Women's Health

Biomedical Engineering Student Seeks to Understand Early Stages of Ovarian Cancer

Analysis of follicular fluid may help reveal some answers

Currently, Flanigan is analyzing the follicular fluid, which is the fluid that is released when the ovarian follicle releases an egg. It has been found that this fluid helps to ensure the survival of the fallopian tube cells and it also helps the floating cells to develop new connections. Since the follicular fluid consists of hundreds of molecules, Flanigan hopes to find the ones that are responsible for prolonging the survival of the fallopian tube cells. In the laboratory, he takes the mutated cells and stimulates them in order to get them to float to the ovary.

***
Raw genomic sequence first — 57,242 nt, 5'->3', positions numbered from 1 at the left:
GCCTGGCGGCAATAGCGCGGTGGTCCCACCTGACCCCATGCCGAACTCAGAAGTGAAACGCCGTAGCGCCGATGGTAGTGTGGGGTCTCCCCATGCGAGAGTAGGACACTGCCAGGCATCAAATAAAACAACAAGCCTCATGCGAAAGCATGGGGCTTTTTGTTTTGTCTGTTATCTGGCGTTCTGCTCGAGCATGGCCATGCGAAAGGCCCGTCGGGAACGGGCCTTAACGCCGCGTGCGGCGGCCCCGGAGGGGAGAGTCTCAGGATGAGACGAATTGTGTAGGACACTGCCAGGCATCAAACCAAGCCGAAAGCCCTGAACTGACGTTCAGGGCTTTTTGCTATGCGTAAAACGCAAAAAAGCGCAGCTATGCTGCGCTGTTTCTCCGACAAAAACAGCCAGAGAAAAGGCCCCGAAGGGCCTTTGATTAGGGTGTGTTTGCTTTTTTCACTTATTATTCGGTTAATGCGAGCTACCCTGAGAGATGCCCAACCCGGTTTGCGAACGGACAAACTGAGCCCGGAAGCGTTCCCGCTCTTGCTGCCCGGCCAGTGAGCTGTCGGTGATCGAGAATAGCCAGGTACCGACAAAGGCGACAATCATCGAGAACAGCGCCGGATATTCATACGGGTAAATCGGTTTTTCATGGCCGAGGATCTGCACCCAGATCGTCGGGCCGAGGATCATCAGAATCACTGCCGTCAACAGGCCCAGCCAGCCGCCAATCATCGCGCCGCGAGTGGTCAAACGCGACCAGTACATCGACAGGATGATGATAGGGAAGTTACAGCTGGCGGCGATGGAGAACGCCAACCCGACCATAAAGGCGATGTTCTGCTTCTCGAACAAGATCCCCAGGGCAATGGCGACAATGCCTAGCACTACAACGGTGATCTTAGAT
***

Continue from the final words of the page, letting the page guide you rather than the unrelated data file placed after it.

However, he inserts a hydrophobic coating at the bottom of the petri dish, which prevents the cells from attaching to other surroundings, thus allowing them to float freely. Flanigan can then analyze how the fallopian tube cells respond to different mixtures of molecules from the follicular fluid, in an attempt to identify the actual molecules responsible for survival of the fallopian tube cells. “Earlier detection of ovarian cancer could lead to a significant increase in its survival rate, however, before we can achieve earlier diagnoses, we need to gain a better understanding of early-stage ovarian cancer progression,” said Andy Fleszar, a biomedical engineering PhD student and Flanigan’s mentor.